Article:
II. Costs per category

It is likely that you may find differences in some of these costs, based on your country, type of organization or existing facilities. But I think that the big picture remains the same.

II.1. Procedures, licenses, building adjustments (~60k€)

This includes costs for licenses and surveys (~7k€), internal transformation like walls etc (~8k€), air-conditioning and ventilation (~17k€), benches and other furniture (~16k€) and fire protection (~5k€)

II.2. Radiation Protection (~30k€)

This includes shielded viewing barriers and bin waste container, lead blocks (line, corner), survey meter and dosimeters for 10 persons.

II.3. Animal house (~45k€)

This includes costs for one medium IVC for mice, one IVC for rats, cage sterilizer and few smaller items.

II.4. In vitro cell lab (~60k€)

This includes basic equipment such as CO2 incubator, plate reader, microscope, sterilizer, centrifuge machine, safety cabinet and other smaller equipment.

II.5. Radiochemistry lab (290k€-345k€)

This includes the basic equipment such as gamma counter, fume hood with shielding and without (for synthesis), HPLC, TLC, Dose calibrator, centrifuge, water purification, ultrasonic probe and other smaller equipment. There smaller costs are for medium energy isotopes, while the higher if a second shielded fume hood is required for higher energy isotopes.

II.6. In vivo imaging systems (340k€-1,200k€)

This part is tricky! There are four basic modalities: optical, CT, PET and SPECT (intentionally I leave MRI out). Few groups can obtain all modalities in a single step. Prices range, so I make a rough assumption as I said, where optical is 100k€, CT is 150k€, microSPECT is 300k€ and microPET is 400k€. You can do the adjustments depending on the offers that you may have. I also add the prices of BIOEMTECH 2D systems: γ-eye (2D-SPECT) for 80k€, β-eye (2D-SPECT) for 100k€., I also include the two new products that we have on the queue φ-eye (2D-optical) for 75k€ and χ-eye (2D-X-ray) for 75k€.

II.7. Monthly running expenses (22k€)

These can vary depending on the activities. So, it is based on our current workflow and includes expenses for PET/SPECT isotopes, mice, cells and chemical consumables and percentage of annual service of equipment.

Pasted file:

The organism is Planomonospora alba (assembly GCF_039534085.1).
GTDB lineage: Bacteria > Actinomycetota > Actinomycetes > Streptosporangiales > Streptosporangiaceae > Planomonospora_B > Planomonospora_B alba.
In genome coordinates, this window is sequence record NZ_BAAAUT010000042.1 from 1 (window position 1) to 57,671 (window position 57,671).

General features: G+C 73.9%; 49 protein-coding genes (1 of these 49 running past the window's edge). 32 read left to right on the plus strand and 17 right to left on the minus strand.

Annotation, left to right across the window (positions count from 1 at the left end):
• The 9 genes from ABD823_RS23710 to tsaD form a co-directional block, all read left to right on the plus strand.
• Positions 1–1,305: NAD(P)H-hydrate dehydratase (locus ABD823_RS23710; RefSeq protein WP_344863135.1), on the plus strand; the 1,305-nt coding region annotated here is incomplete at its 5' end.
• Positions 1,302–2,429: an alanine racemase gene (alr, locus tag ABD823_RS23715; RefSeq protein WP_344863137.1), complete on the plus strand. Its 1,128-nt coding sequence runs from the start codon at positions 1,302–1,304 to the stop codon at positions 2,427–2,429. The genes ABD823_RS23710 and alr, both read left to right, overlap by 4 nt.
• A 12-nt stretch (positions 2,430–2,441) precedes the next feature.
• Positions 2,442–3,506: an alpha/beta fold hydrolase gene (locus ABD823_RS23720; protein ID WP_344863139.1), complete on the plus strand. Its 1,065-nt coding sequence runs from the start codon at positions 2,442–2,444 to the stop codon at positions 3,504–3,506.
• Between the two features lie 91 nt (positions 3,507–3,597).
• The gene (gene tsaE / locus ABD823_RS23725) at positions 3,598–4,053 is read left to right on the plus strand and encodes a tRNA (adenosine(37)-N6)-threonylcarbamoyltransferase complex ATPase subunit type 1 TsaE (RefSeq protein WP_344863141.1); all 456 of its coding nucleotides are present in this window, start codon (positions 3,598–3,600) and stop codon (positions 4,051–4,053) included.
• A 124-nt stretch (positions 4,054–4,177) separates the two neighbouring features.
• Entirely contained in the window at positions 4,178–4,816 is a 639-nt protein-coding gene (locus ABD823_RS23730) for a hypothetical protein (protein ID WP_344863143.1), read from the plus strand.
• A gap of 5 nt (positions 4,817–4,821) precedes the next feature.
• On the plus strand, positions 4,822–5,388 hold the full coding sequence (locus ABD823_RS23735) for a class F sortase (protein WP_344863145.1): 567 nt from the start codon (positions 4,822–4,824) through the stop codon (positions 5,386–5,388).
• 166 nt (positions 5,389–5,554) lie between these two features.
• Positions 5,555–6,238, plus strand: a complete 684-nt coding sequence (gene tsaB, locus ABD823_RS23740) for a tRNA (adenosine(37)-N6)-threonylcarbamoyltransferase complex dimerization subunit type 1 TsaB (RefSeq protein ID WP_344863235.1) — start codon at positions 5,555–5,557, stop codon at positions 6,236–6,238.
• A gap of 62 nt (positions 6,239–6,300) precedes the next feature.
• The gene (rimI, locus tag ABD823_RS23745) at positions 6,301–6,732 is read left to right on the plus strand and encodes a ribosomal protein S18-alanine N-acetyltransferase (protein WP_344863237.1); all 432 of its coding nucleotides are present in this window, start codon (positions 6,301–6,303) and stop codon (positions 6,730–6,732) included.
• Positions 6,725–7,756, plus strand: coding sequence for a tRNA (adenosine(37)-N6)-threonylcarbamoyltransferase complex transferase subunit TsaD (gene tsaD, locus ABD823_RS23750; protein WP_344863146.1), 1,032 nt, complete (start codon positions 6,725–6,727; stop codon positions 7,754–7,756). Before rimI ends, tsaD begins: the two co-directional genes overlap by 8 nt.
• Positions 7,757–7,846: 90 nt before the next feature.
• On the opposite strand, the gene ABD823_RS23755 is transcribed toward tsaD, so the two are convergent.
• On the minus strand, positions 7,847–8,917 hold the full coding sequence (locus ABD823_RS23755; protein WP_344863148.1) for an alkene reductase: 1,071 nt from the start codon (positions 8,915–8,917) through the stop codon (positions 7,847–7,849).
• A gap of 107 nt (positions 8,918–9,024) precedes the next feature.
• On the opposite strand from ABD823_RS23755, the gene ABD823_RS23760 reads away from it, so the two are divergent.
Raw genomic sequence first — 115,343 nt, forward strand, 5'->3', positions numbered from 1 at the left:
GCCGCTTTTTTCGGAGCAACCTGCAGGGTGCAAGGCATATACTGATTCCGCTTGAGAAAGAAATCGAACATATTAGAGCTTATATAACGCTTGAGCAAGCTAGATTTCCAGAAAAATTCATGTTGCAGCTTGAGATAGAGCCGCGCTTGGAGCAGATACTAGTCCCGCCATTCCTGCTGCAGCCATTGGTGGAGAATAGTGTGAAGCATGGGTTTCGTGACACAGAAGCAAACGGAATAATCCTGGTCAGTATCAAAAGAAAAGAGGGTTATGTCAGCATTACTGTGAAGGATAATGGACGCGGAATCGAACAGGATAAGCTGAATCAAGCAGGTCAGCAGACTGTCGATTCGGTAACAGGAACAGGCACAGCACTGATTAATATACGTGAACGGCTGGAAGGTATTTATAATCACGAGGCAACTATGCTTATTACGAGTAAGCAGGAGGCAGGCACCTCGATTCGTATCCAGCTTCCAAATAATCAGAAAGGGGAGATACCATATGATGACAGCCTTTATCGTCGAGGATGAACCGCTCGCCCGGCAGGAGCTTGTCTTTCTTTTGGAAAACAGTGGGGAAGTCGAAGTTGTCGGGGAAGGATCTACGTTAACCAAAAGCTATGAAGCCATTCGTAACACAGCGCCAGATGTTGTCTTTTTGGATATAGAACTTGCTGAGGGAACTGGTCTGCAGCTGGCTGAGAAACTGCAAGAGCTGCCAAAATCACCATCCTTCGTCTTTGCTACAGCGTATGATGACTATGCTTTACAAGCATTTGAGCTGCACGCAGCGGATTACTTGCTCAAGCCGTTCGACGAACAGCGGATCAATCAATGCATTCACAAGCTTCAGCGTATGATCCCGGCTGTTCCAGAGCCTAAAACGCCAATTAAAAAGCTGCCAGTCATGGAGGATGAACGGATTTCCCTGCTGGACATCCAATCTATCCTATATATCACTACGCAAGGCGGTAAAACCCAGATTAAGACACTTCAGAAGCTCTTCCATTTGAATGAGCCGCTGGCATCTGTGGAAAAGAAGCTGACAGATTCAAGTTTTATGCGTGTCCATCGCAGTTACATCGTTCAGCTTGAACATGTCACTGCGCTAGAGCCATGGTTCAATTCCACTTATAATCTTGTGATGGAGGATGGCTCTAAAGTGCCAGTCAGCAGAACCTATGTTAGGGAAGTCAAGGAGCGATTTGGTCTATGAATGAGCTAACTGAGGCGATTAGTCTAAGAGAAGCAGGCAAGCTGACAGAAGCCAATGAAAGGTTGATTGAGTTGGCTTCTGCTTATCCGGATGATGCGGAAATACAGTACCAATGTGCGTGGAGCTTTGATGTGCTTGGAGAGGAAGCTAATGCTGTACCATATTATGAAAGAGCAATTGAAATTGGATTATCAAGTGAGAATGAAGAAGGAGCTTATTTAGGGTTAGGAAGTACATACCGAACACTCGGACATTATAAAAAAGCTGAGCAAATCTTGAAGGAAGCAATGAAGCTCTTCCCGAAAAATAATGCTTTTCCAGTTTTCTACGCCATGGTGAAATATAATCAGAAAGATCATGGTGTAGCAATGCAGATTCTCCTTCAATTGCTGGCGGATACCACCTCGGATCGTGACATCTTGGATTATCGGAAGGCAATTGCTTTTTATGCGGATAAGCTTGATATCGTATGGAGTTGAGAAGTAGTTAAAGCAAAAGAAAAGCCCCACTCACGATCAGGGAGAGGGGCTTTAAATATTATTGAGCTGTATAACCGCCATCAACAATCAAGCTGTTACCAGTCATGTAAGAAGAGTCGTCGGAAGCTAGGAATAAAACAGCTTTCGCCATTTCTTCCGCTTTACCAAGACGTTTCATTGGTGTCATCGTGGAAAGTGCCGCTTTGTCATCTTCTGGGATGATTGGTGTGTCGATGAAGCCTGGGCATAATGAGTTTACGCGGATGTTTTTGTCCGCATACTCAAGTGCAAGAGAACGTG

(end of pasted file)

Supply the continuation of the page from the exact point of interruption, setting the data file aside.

III. What are the possible options?

There are various possible paths to start your molecular imaging lab. It always depends on your budget, needs and vision. Of course, there are always some minimum requirements and dependencies, so that you do not end up with systems that you never use, because something else is missing. But the worst thing that can happen is to make a large investment, which will not bring you the expected return in terms of projects and research outcomes.

III.1. No imaging at all (~510k€-565k€)

This includes the costs of all procedures and licenses, having the animal facility, cell lab and radiochemistry lab. Here, you can be independent and do all studies up to biodistribution level. It is around half a million. Still, you cannot get images, which means that you are not a molecular imaging lab yet! And it looks like adding a microSPECT/CT or microPET/CT will require to double your budget. This is true and this is why you may decide not to make this investment. Or you may decide to stick to optical imaging. At least this shows that you are happy to work with 2D imaging. But don’t rush. Before you do so, you may have to read the other options.

III.2. Add optical and only one radioisotope system (~1,125k€)

This includes all facilities described above, plus an optical imaging and a microSPECT/CT (just because it is cheaper than PET/CT). You may do not have everything, but now you are a real molecular imaging lab! Still, you need to secure an additional 1.1 million. Not easy to do it by yourself. So, I guess that you will need to push your Institution to go for a core facility, where you will have some access. And if there are not many like you, it is likely that your institute will never do it!